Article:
I had a situation where a guy tried to assault me on stage and I hurt him really badly, in front of everyone in attendance. It basically got me blacklisted from the hip-hop scene, I couldn’t even book a show in Arizona because I stabbed the person on stage. It was fucking crazy at the time. Truth be told before Esham signed me I couldn’t even book a gig, but once I got with RLP I basically leapfrogged that whole scene and did it without them and gave them the big middle finger in the process.

CTC: What are your true thoughts behind major labels collapsing on themselves?  Do you feel releasing music independently is the way to go for every recording artist?

DJ: I was never a fan of major labels, I got offered one major record deal with Universal in 2010 and it was a really bad deal so I didn’t take it. I always treated my own little label like it was major. I try to give things a professional look, sound good, always conduct myself professionally and promote myself as a worldwide act, not just a local act.
I’ve always been about ownership, and I never cared about being famous. I just wanted to keep my art, so independently was the way for me to go. In retrospect it was a smart move because I know people who got signed and recorded albums and if they label didn’t want to release it the band couldn’t do anything about it. They are stuck in a contract and their careers die.

I’ve literally seen it firsthand. I was roommates in Hayward in 2005 with members from the band Insolence (who were on Maverick Records), they had a minor hit (Poison Well) in the early 2000s, when they submitted their second album the label didn’t like it and shelved them and they were stuck in a contract for five years. By the time they got out of their contract the world moved on.

CTC: I know this is a personal question but how challenging is it to balance a full on music career and still be a great father?

DJ: Because I involve my son in every aspect of my life. I treat him like a person, I treat him with respect. He appreciates that and is a respectful young man. He is in the top of his class, in the 98th percentile, that’s on his own, just from the little bit of game that I give him. So I told him to just continue what he’s doing, and he won’t have any problems from me.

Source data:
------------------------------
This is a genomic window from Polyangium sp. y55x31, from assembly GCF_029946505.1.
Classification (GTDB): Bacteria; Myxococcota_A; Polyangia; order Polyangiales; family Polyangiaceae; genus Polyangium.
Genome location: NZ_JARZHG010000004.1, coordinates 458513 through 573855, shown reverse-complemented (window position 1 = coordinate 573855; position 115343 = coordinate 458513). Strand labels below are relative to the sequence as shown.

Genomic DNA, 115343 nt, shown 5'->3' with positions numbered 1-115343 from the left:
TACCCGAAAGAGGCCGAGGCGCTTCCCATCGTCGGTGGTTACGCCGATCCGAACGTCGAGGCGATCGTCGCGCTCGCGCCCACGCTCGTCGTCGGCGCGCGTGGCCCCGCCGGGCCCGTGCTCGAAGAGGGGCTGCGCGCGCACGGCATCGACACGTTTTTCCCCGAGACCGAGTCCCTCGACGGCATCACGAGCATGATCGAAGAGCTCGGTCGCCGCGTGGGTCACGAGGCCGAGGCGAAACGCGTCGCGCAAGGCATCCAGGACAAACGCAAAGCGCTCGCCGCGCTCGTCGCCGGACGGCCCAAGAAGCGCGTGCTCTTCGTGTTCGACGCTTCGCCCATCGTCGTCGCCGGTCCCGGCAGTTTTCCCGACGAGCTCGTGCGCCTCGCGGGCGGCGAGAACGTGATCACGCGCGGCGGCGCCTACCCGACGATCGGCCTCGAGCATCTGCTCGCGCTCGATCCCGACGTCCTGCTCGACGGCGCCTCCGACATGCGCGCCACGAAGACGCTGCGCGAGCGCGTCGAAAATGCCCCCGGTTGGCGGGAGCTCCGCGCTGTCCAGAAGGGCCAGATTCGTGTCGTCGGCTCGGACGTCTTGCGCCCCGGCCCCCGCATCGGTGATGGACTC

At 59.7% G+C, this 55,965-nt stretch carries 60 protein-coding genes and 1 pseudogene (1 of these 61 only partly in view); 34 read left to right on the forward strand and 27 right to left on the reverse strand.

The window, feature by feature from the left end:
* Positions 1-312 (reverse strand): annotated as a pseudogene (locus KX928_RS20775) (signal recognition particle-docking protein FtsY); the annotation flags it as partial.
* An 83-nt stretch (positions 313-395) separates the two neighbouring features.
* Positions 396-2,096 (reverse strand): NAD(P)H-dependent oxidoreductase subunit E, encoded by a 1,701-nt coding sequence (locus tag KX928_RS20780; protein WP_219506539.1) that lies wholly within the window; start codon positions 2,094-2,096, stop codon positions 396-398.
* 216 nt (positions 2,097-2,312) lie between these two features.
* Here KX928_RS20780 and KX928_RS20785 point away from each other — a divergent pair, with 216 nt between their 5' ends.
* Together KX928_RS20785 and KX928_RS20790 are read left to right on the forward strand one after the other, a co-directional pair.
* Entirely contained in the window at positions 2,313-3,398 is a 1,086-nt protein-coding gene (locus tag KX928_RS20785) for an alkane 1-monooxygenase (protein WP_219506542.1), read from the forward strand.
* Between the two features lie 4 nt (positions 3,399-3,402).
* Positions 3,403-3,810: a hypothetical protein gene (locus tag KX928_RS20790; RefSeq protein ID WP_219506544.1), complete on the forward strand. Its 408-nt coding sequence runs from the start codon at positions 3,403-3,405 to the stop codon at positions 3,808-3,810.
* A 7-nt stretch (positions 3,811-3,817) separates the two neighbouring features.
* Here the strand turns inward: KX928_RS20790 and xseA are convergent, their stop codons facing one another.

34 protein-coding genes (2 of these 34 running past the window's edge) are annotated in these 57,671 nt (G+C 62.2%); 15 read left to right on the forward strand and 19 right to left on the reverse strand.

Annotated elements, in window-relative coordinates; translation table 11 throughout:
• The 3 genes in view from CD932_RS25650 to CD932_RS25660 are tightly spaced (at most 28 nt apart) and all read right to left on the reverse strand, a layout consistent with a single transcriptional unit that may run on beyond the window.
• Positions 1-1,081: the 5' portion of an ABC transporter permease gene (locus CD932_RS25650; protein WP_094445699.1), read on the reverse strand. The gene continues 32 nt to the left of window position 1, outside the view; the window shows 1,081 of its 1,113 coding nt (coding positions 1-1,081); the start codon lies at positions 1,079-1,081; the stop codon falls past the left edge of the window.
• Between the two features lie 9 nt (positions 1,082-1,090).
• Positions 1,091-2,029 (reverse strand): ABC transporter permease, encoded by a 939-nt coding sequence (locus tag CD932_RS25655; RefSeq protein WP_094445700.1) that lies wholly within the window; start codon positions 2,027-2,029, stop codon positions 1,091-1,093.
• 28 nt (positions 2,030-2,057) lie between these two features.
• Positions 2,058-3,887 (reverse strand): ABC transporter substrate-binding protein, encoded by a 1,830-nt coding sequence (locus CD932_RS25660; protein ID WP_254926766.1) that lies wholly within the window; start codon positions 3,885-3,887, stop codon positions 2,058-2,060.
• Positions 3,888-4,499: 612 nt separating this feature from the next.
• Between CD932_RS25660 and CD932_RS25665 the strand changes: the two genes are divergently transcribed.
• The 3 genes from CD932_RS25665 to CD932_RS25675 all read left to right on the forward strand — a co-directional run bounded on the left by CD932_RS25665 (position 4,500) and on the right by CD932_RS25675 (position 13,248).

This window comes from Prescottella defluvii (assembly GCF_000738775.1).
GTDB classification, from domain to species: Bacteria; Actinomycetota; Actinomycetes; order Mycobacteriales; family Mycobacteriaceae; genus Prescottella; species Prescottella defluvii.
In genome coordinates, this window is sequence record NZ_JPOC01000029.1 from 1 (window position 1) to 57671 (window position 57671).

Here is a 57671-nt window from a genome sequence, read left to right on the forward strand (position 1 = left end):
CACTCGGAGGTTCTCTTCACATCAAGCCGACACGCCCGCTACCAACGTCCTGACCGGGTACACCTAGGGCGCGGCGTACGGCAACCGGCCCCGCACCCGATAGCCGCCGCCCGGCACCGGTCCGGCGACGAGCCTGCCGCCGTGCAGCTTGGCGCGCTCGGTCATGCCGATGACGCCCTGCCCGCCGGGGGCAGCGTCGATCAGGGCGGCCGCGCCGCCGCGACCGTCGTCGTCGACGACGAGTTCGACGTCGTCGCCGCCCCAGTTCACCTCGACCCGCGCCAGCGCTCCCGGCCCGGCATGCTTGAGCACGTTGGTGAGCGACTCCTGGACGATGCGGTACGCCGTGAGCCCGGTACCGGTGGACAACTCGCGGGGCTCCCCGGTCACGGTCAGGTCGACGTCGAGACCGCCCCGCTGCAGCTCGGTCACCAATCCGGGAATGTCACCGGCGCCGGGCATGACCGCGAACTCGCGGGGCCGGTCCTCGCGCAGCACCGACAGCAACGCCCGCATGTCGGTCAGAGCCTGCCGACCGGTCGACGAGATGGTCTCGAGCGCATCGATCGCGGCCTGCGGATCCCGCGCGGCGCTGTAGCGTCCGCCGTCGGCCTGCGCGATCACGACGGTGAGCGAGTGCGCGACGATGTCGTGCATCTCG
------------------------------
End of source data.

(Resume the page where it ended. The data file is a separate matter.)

The one major thing I told him was to treat School like a business. If he wants to be successful and make good money he has to stay on top of his grades and that will ensure a successful future.

CTC: How does it make you feel that you’re the only person to have a track that features both Godfathers of hip-hop Blowfly and Dolemite? And its the only track where the two of them worked together?!

DJ: It feels great, it was a historic moment in my life, and now it’s a historic moment in hip-hop. But I never wanted to just be known as that guy who had Blowfly and Dolemite on the same song, I just wanted that to be a feather in my cap. I’ve worked as hard as I could to lay down a legacy that will stand on its own. Because who better to learn from the two of the greats?

Looking back I was just a young kid who had a lot of crazy dreams and I figured why the hell not? I think Rudy saw that in me and was willing to work with me. If you notice he doesn’t work with just anyone, only a few people and I am one of those few.
Blowfly was on board once he heard I had Rudy in the studio. Blowfly and Tom Bowker (his drummer) thought the idea was crazy as hell and they loved it! The craziest part of that song is I didn’t even have a song ready, I just wanted Rudy and Blowfly on a track, and I didn’t know what the track would even be about. We just made that shit up on the spot, it’s really a song about nothing just talking shit back-and-forth.

CTC: Is your history with Dolemite going to be officially included in his upcoming biography?

DJ: I have not read the biography yet, but I did a lot of consulting with Mark Murray (author) for it. In that particular part of Rudy’s life I’m one of the only few people that has actual stories with him so I would imagine it’s going to be in the book. I basically had to release that info to them. I keep coming across old pictures and footage of us together that people are just seeing. I didn’t know him for a long time but I did spend a good amount of time with him for the short time that I knew him. I do consider him a dear friend and I know he considered me one as well.